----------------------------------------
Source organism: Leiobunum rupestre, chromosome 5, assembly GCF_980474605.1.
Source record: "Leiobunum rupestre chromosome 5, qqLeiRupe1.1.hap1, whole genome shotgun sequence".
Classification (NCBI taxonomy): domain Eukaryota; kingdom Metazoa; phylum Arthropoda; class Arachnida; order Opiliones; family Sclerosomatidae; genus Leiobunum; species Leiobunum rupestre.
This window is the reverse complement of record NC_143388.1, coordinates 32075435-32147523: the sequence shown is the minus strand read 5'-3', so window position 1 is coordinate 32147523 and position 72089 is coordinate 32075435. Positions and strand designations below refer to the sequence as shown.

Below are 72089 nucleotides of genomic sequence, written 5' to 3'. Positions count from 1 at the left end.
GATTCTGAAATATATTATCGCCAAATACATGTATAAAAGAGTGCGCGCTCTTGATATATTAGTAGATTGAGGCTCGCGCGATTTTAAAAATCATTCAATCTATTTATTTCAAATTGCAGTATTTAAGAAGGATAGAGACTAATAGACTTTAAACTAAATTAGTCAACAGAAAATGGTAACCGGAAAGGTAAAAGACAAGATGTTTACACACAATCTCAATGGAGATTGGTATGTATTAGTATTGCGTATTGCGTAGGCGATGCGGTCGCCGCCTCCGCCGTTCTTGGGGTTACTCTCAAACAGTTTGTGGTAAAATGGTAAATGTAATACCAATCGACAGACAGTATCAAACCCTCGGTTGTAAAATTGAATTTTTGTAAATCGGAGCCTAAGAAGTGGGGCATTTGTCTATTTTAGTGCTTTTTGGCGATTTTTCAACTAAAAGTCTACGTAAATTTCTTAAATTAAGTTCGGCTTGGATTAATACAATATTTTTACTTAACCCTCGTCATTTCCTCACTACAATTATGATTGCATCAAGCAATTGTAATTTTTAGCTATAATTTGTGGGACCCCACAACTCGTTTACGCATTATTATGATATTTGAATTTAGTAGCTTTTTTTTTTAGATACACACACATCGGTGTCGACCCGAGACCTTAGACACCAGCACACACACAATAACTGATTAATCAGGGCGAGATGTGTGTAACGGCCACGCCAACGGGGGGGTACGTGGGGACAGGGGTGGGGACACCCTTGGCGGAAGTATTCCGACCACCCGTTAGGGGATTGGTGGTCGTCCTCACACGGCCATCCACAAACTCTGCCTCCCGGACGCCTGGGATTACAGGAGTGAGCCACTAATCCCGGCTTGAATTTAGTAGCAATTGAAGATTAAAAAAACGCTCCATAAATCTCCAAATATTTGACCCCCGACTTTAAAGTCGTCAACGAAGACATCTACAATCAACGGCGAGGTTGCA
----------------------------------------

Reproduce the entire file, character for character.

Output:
Source organism: Leiobunum rupestre, chromosome 5, assembly GCF_980474605.1.
Source record: "Leiobunum rupestre chromosome 5, qqLeiRupe1.1.hap1, whole genome shotgun sequence".
Classification (NCBI taxonomy): domain Eukaryota; kingdom Metazoa; phylum Arthropoda; class Arachnida; order Opiliones; family Sclerosomatidae; genus Leiobunum; species Leiobunum rupestre.
This window is the reverse complement of record NC_143388.1, coordinates 32075435-32147523: the sequence shown is the minus strand read 5'-3', so window position 1 is coordinate 32147523 and position 72089 is coordinate 32075435. Positions and strand designations below refer to the sequence as shown.

Below are 72089 nucleotides of genomic sequence, written 5' to 3'. Positions count from 1 at the left end.
GATTCTGAAATATATTATCGCCAAATACATGTATAAAAGAGTGCGCGCTCTTGATATATTAGTAGATTGAGGCTCGCGCGATTTTAAAAATCATTCAATCTATTTATTTCAAATTGCAGTATTTAAGAAGGATAGAGACTAATAGACTTTAAACTAAATTAGTCAACAGAAAATGGTAACCGGAAAGGTAAAAGACAAGATGTTTACACACAATCTCAATGGAGATTGGTATGTATTAGTATTGCGTATTGCGTAGGCGATGCGGTCGCCGCCTCCGCCGTTCTTGGGGTTACTCTCAAACAGTTTGTGGTAAAATGGTAAATGTAATACCAATCGACAGACAGTATCAAACCCTCGGTTGTAAAATTGAATTTTTGTAAATCGGAGCCTAAGAAGTGGGGCATTTGTCTATTTTAGTGCTTTTTGGCGATTTTTCAACTAAAAGTCTACGTAAATTTCTTAAATTAAGTTCGGCTTGGATTAATACAATATTTTTACTTAACCCTCGTCATTTCCTCACTACAATTATGATTGCATCAAGCAATTGTAATTTTTAGCTATAATTTGTGGGACCCCACAACTCGTTTACGCATTATTATGATATTTGAATTTAGTAGCTTTTTTTTTTAGATACACACACATCGGTGTCGACCCGAGACCTTAGACACCAGCACACACACAATAACTGATTAATCAGGGCGAGATGTGTGTAACGGCCACGCCAACGGGGGGGTACGTGGGGACAGGGGTGGGGACACCCTTGGCGGAAGTATTCCGACCACCCGTTAGGGGATTGGTGGTCGTCCTCACACGGCCATCCACAAACTCTGCCTCCCGGACGCCTGGGATTACAGGAGTGAGCCACTAATCCCGGCTTGAATTTAGTAGCAATTGAAGATTAAAAAAACGCTCCATAAATCTCCAAATATTTGACCCCCGACTTTAAAGTCGTCAACGAAGACATCTACAATCAACGGCGAGGTTGCA